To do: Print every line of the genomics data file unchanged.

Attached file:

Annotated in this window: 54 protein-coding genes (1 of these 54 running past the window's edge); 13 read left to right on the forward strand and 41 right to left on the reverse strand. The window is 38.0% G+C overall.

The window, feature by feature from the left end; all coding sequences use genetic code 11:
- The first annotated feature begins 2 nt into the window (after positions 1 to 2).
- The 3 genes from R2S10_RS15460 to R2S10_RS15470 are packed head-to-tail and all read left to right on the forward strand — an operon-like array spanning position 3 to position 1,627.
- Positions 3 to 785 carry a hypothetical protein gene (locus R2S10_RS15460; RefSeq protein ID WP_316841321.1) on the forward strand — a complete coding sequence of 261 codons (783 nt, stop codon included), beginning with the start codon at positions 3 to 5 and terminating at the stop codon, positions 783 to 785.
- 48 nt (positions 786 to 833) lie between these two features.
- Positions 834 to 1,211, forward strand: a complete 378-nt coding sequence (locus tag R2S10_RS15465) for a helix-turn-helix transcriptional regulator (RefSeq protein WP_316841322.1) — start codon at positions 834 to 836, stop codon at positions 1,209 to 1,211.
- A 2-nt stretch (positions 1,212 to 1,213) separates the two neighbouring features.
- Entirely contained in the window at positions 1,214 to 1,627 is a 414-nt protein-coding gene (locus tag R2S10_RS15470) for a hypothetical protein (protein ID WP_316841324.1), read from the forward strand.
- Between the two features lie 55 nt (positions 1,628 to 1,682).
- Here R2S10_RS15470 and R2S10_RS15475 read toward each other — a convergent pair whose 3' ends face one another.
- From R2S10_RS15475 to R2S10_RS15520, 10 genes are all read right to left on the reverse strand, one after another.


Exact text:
Annotated in this window: 54 protein-coding genes (1 of these 54 running past the window's edge); 13 read left to right on the forward strand and 41 right to left on the reverse strand. The window is 38.0% G+C overall.

The window, feature by feature from the left end; all coding sequences use genetic code 11:
- The first annotated feature begins 2 nt into the window (after positions 1 to 2).
- The 3 genes from R2S10_RS15460 to R2S10_RS15470 are packed head-to-tail and all read left to right on the forward strand — an operon-like array spanning position 3 to position 1,627.
- Positions 3 to 785 carry a hypothetical protein gene (locus R2S10_RS15460; RefSeq protein ID WP_316841321.1) on the forward strand — a complete coding sequence of 261 codons (783 nt, stop codon included), beginning with the start codon at positions 3 to 5 and terminating at the stop codon, positions 783 to 785.
- 48 nt (positions 786 to 833) lie between these two features.
- Positions 834 to 1,211, forward strand: a complete 378-nt coding sequence (locus tag R2S10_RS15465) for a helix-turn-helix transcriptional regulator (RefSeq protein WP_316841322.1) — start codon at positions 834 to 836, stop codon at positions 1,209 to 1,211.
- A 2-nt stretch (positions 1,212 to 1,213) separates the two neighbouring features.
- Entirely contained in the window at positions 1,214 to 1,627 is a 414-nt protein-coding gene (locus tag R2S10_RS15470) for a hypothetical protein (protein ID WP_316841324.1), read from the forward strand.
- Between the two features lie 55 nt (positions 1,628 to 1,682).
- Here R2S10_RS15470 and R2S10_RS15475 read toward each other — a convergent pair whose 3' ends face one another.
- From R2S10_RS15475 to R2S10_RS15520, 10 genes are all read right to left on the reverse strand, one after another.